If, following an investigation, an employer decides that there is a disciplinary case for an employee to answer, then a disciplinary hearing should be arranged. It is important that the employee is given the chance to put his or her case forward in response to the allegations, and that a fair process is followed when preparing for, and conducting, the hearing.
Here, we set out a checklist for employers to follow to ensure that disciplinary hearings are conducted fairly.
1. Ensure that the basic principles of fairness are followed throughout the disciplinary procedure.
Is there a minimum disciplinary procedure that employers must follow?
2. Familiarise yourself with the principles in the Acas code of practice on disciplinary and grievance procedures.
What are the possible consequences of failing to follow the Acas code of practice on disciplinary and grievance procedures?
What is a "reasonable" request by a worker to be accompanied at a disciplinary or grievance hearing?
Who can be chosen as a companion at a disciplinary or grievance hearing?
What is the companion's role at a disciplinary or grievance hearing?
3. Ensure that someone who is not involved in the case is appointed to take notes on the proceedings.
Who should conduct a disciplinary hearing?
4. Outline the procedure to be followed during the hearing and introduce the parties taking part.
At the start of a disciplinary interview, what information should the interviewer give?
5. Set out the case against the employee.
6. Ask the employee questions to ascertain the facts of the case and allow him or her a full and fair opportunity to state his or her side of events, explain his or her conduct and state any mitigating factors.
Can a worker and union representative agree that the representative will answer all questions put to the worker at a disciplinary hearing?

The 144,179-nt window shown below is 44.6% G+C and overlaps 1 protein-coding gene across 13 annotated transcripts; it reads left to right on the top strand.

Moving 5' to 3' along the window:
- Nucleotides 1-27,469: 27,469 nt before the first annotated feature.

Is an employee entitled to call witnesses at a disciplinary hearing?
Must an employer give an employee the chance to cross-examine witnesses at a disciplinary hearing?
How should a manager respond if an employee becomes argumentative or negative during a disciplinary interview?
What is the difference between an open and a closed disciplinary interview question?
7. Conclude the hearing or adjourn it if new matters are raised that need investigating.
How should a manager conclude a disciplinary interview?
What should the employer do if new evidence emerges after the conclusion of a disciplinary investigation, before the disciplinary procedure has been completed?
8. Weigh up the evidence and decide whether or not a disciplinary sanction is appropriate and, if so, what it should be.
What should an employer take into account in deciding if, and what, disciplinary action is merited?
Is an employer obliged to impose the same disciplinary action where two employees break the same rule?
Is there a set number of warnings that an employer must give an employee prior to dismissal?
9. Inform the employee of the decision, the reasons for it and his or her right to appeal.
Is there a set timescale for the lodging of appeals against disciplinary decisions?
On what grounds can an employee appeal a disciplinary decision?
Is an employee required to submit an appeal against a disciplinary decision in writing?
This checklist is based on XpertHR's guide to chairing a disciplinary hearing. If you are an XpertHR subscriber, you can view the full guide here.